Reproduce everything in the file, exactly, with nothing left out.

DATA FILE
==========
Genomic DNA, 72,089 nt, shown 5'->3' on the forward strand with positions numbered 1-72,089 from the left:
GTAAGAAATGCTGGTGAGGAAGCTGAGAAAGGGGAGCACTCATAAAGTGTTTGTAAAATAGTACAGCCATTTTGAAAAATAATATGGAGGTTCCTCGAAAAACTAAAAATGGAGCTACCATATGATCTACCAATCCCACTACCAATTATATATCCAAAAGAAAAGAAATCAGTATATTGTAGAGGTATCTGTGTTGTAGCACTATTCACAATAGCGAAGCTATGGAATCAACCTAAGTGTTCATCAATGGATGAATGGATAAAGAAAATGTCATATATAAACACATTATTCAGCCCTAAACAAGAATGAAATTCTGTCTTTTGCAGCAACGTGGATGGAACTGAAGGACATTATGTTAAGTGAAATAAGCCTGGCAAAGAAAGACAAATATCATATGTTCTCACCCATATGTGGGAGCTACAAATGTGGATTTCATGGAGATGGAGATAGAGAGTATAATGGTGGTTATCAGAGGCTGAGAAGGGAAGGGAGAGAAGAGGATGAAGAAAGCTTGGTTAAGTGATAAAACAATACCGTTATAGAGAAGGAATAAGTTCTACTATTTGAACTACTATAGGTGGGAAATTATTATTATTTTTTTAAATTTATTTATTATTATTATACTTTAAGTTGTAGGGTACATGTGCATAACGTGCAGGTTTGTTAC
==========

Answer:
Genomic DNA, 72,089 nt, shown 5'->3' on the forward strand with positions numbered 1-72,089 from the left:
GTAAGAAATGCTGGTGAGGAAGCTGAGAAAGGGGAGCACTCATAAAGTGTTTGTAAAATAGTACAGCCATTTTGAAAAATAATATGGAGGTTCCTCGAAAAACTAAAAATGGAGCTACCATATGATCTACCAATCCCACTACCAATTATATATCCAAAAGAAAAGAAATCAGTATATTGTAGAGGTATCTGTGTTGTAGCACTATTCACAATAGCGAAGCTATGGAATCAACCTAAGTGTTCATCAATGGATGAATGGATAAAGAAAATGTCATATATAAACACATTATTCAGCCCTAAACAAGAATGAAATTCTGTCTTTTGCAGCAACGTGGATGGAACTGAAGGACATTATGTTAAGTGAAATAAGCCTGGCAAAGAAAGACAAATATCATATGTTCTCACCCATATGTGGGAGCTACAAATGTGGATTTCATGGAGATGGAGATAGAGAGTATAATGGTGGTTATCAGAGGCTGAGAAGGGAAGGGAGAGAAGAGGATGAAGAAAGCTTGGTTAAGTGATAAAACAATACCGTTATAGAGAAGGAATAAGTTCTACTATTTGAACTACTATAGGTGGGAAATTATTATTATTTTTTTAAATTTATTTATTATTATTATACTTTAAGTTGTAGGGTACATGTGCATAACGTGCAGGTTTGTTAC